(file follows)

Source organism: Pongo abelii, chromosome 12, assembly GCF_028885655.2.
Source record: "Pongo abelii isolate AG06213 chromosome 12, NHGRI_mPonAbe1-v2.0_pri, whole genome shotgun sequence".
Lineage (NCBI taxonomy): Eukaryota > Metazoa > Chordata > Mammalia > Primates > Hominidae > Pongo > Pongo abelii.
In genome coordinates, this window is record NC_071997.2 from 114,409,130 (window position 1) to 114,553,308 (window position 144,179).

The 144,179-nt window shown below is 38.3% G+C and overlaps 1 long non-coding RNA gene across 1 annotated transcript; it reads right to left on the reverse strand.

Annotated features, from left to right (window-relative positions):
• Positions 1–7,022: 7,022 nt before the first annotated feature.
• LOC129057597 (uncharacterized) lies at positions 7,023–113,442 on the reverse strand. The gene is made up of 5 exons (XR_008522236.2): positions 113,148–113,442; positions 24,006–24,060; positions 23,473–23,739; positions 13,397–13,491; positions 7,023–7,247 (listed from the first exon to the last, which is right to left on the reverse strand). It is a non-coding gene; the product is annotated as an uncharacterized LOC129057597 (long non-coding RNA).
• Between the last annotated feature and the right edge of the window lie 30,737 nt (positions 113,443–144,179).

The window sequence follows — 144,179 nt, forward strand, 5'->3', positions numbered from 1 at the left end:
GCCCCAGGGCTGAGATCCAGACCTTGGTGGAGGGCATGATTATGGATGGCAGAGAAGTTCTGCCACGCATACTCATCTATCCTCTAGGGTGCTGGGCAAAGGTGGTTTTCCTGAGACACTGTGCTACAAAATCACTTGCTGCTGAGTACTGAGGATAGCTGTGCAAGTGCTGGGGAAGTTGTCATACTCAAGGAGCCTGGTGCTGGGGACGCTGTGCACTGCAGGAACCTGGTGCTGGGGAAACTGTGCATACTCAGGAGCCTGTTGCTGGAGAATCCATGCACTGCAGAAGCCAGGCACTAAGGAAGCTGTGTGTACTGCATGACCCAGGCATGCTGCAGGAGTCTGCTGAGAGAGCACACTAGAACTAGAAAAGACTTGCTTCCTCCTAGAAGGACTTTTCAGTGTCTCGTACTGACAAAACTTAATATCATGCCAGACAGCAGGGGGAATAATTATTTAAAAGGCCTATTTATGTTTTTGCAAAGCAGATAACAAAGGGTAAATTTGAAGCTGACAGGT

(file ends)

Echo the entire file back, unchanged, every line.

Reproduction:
Source organism: Pongo abelii, chromosome 12, assembly GCF_028885655.2.
Source record: "Pongo abelii isolate AG06213 chromosome 12, NHGRI_mPonAbe1-v2.0_pri, whole genome shotgun sequence".
Lineage (NCBI taxonomy): Eukaryota > Metazoa > Chordata > Mammalia > Primates > Hominidae > Pongo > Pongo abelii.
In genome coordinates, this window is record NC_071997.2 from 114,409,130 (window position 1) to 114,553,308 (window position 144,179).

The 144,179-nt window shown below is 38.3% G+C and overlaps 1 long non-coding RNA gene across 1 annotated transcript; it reads right to left on the reverse strand.

Annotated features, from left to right (window-relative positions):
• Positions 1–7,022: 7,022 nt before the first annotated feature.
• LOC129057597 (uncharacterized) lies at positions 7,023–113,442 on the reverse strand. The gene is made up of 5 exons (XR_008522236.2): positions 113,148–113,442; positions 24,006–24,060; positions 23,473–23,739; positions 13,397–13,491; positions 7,023–7,247 (listed from the first exon to the last, which is right to left on the reverse strand). It is a non-coding gene; the product is annotated as an uncharacterized LOC129057597 (long non-coding RNA).
• Between the last annotated feature and the right edge of the window lie 30,737 nt (positions 113,443–144,179).

The window sequence follows — 144,179 nt, forward strand, 5'->3', positions numbered from 1 at the left end:
GCCCCAGGGCTGAGATCCAGACCTTGGTGGAGGGCATGATTATGGATGGCAGAGAAGTTCTGCCACGCATACTCATCTATCCTCTAGGGTGCTGGGCAAAGGTGGTTTTCCTGAGACACTGTGCTACAAAATCACTTGCTGCTGAGTACTGAGGATAGCTGTGCAAGTGCTGGGGAAGTTGTCATACTCAAGGAGCCTGGTGCTGGGGACGCTGTGCACTGCAGGAACCTGGTGCTGGGGAAACTGTGCATACTCAGGAGCCTGTTGCTGGAGAATCCATGCACTGCAGAAGCCAGGCACTAAGGAAGCTGTGTGTACTGCATGACCCAGGCATGCTGCAGGAGTCTGCTGAGAGAGCACACTAGAACTAGAAAAGACTTGCTTCCTCCTAGAAGGACTTTTCAGTGTCTCGTACTGACAAAACTTAATATCATGCCAGACAGCAGGGGGAATAATTATTTAAAAGGCCTATTTATGTTTTTGCAAAGCAGATAACAAAGGGTAAATTTGAAGCTGACAGGT